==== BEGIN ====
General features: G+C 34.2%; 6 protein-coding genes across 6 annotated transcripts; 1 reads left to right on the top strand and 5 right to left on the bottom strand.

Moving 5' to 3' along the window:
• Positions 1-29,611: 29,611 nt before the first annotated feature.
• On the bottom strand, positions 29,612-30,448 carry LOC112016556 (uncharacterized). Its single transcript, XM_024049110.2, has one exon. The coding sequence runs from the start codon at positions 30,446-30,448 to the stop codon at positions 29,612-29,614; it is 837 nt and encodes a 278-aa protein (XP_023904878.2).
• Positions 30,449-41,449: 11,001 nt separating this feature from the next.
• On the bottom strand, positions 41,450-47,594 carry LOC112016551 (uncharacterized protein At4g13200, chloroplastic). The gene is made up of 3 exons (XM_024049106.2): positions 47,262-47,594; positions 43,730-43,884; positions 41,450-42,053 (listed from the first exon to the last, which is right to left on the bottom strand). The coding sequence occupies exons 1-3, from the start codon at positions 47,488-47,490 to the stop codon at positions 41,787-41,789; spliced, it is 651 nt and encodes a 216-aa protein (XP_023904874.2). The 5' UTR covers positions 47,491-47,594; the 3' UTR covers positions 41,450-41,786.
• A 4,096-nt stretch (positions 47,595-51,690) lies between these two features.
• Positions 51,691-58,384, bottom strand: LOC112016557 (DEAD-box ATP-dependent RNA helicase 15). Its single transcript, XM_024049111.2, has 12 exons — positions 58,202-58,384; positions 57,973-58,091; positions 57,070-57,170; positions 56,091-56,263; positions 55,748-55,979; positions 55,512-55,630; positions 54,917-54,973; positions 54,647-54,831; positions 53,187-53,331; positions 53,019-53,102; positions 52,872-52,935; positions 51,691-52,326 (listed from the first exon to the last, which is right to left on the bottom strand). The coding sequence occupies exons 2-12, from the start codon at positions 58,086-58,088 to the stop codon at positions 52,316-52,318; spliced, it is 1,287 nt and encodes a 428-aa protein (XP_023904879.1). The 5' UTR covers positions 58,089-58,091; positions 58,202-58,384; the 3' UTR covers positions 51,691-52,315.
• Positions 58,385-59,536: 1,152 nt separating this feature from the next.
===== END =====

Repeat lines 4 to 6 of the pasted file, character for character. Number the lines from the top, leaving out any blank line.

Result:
• On the bottom strand, positions 29,612-30,448 carry LOC112016556 (uncharacterized). Its single transcript, XM_024049110.2, has one exon. The coding sequence runs from the start codon at positions 30,446-30,448 to the stop codon at positions 29,612-29,614; it is 837 nt and encodes a 278-aa protein (XP_023904878.2).
• Positions 30,449-41,449: 11,001 nt separating this feature from the next.
• On the bottom strand, positions 41,450-47,594 carry LOC112016551 (uncharacterized protein At4g13200, chloroplastic). The gene is made up of 3 exons (XM_024049106.2): positions 47,262-47,594; positions 43,730-43,884; positions 41,450-42,053 (listed from the first exon to the last, which is right to left on the bottom strand). The coding sequence occupies exons 1-3, from the start codon at positions 47,488-47,490 to the stop codon at positions 41,787-41,789; spliced, it is 651 nt and encodes a 216-aa protein (XP_023904874.2). The 5' UTR covers positions 47,491-47,594; the 3' UTR covers positions 41,450-41,786.